WK Trail 400 Review, Budget Adventure Bike !

There are several pleasing elements to WK’s new trail bike, WK Trail 400. Stainless caphead bolts retain the fairing inners, for example. The suspension carries neat anodised adjusters, handlebars have a bright classy finish, and the twin exhausts have a purposeful (and suspiciously vocal) tone. It looks the part too, and the seat’s comfy. And it only costs £3899.

There are several pleasing elements to WK’s new trail bike, WK Trail 400.

WK select bikes from factories in China and import them carrying their own name. Just like Lexmoto do with their mass-selling 125s. As with many Chinese bikes there’s a defunct Japanese model at the WK Trail 400’s core – a 1990s Honda XR400. The 397cc single cylinders offers robust air-cooled simplicity, thrums cheerfully at 60mph and 5000rpm, and can chug steadily through all manner of quagmire if you wander off down a green lane. At 162kg ready to play it’s a good eleven stone lighter than most big adventure bikes, and with wheels in proper off-road sizes and reasonably chunky Kenda tyres it scurries pleasantly across mucky bits.

Other parts of the WK Trail 400 aren’t good or bad, simply adequate. The unadjustable clutch lever has the shortest travel of any bike, ever, making it easy to stall until you’re acclimatised. The switchgear isn’t the finest, but works. Screen protection is as expected from a plastic blade, and the display shows numbers and stuff. That tall front wheel dominates the steering, but the WK Trail 400’s on-road handling is light.

There are several pleasing elements to WK’s new trail bike, WK Trail 400.

Unfortunately there are disappointing bits as well. It would appear holes in the bodywork for the grab handles were hacked out with a blunt Stanley knife. After just 500 miles there’s rust evident round a few fasteners and paint has worn off the heel plates. The front brake isn’t what you’d call strong. The motor revs to 8500rpm in low gears if you’ve a big enough gap in your diary, but torque drops off a cliff at 6000rpm so it stops pulling – a bustling 70mph in top. WK say they’re considering a smaller rear sprocket, for more relaxed cruising, though I worry about the single’s ability to pull it; the claimed 27bhp feels more like what you get from a decent 125. Kawasaki’s new single-cylinder Z250SL is way perkier, and smoother, and more efficient. Oh, and the WK Trail 400’s five-speed gearbox occasionally hops out of top.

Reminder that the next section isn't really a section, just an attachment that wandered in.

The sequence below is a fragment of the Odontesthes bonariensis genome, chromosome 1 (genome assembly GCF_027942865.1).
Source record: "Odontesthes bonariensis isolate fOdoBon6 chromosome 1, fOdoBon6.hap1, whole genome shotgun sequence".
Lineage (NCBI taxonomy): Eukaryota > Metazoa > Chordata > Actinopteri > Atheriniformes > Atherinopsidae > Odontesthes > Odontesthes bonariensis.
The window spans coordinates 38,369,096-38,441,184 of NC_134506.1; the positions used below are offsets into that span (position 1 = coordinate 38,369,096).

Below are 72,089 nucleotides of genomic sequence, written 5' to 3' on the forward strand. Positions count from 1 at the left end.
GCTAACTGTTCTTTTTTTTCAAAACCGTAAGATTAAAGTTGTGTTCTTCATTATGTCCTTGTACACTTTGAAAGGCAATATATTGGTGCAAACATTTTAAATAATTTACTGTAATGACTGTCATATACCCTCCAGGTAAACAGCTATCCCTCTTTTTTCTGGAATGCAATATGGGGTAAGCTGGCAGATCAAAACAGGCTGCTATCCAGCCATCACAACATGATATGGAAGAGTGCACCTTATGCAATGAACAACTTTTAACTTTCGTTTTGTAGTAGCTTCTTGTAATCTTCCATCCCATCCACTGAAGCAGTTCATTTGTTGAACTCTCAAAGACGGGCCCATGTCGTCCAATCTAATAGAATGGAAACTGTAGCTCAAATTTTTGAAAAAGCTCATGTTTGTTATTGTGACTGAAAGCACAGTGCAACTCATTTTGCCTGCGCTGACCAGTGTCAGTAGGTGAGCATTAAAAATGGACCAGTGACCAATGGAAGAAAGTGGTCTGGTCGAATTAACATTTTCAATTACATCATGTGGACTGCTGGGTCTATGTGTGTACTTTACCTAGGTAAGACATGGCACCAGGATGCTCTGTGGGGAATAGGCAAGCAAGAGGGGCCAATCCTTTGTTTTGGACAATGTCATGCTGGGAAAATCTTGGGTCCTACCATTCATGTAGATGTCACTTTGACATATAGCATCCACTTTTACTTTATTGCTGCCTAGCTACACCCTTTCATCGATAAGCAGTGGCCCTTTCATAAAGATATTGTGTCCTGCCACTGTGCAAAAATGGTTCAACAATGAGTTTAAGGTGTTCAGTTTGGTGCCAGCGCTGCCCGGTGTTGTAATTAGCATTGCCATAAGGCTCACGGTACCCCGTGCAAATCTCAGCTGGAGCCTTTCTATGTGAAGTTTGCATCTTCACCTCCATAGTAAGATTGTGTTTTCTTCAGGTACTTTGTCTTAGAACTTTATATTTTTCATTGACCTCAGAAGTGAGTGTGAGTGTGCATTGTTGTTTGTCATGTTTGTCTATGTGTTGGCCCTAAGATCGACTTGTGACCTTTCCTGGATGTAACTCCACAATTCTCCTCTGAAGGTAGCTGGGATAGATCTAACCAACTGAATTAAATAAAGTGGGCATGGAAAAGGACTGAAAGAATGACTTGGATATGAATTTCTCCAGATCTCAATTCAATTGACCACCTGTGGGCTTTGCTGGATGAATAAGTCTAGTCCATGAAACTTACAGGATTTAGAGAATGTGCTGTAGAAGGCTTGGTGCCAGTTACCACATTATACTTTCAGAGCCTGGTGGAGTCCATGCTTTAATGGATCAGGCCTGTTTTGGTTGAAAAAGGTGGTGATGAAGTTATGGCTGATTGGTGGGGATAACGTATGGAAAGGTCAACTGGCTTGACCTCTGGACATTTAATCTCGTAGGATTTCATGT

However, the WK Trail 400’s biggest problem is crude front suspension. At 65mph the forks can’t even deal with a lightly dimpled dual carriageway, the whole front-end becoming jiggy. This bike’s supplied with rebound damping on maximum – backing it right off makes a difference (gives more absorbency on trails too), but doesn’t cure things.


Not rubbish, and quality is way better than the super-cheap tat giving Chinese bikes a poor reputation. Actually, scrub that. The WK Trail 400s biggest problem is the £4199 Honda CRF250L. Yes, the WK Trail 400 can commute, pootle down trails and is comfy enough for distance, but doesn’t do any of it as well as the plusher, lighter, smoother, better-quality Honda. Yes, £3899 is cheap, but not cheap enough.

WK Trail 400 Specs

Engine : Four stroke, Single Cylinder, SOHC 4-Valve, Air Cooled
Capacity : 397 cc
Bore x Stroke : 85 x 70 mm
Compression Ratio : 8,8 : 1
Induction : Electronic Fuel Injection
Max Power : 27 HP @ 7.500 RPM
Max Torque : 32,5 N.m @ 5.000 RPM
Transmission / Drive : 5-Speed / Chain

Frame : Steel Cradle
Front Suspension : Fastace Telescopic Forks
Rear Suspension : Monoshock
Front Brakes : Disc Brake, 2-Pot Calipers
Rear Brakes : Disc Brake, 2-Pot Caliper
Front Tyre : 90/90 - 21
Rear Tyre : 130/80 - 18

Wheel base : 1.460 mm
Seat Height : 890 mm
Wet Weight : 162 Kg
Fuel Capacity : 18 Litres
Fuel Consumption : 60 mpg

Price : £3899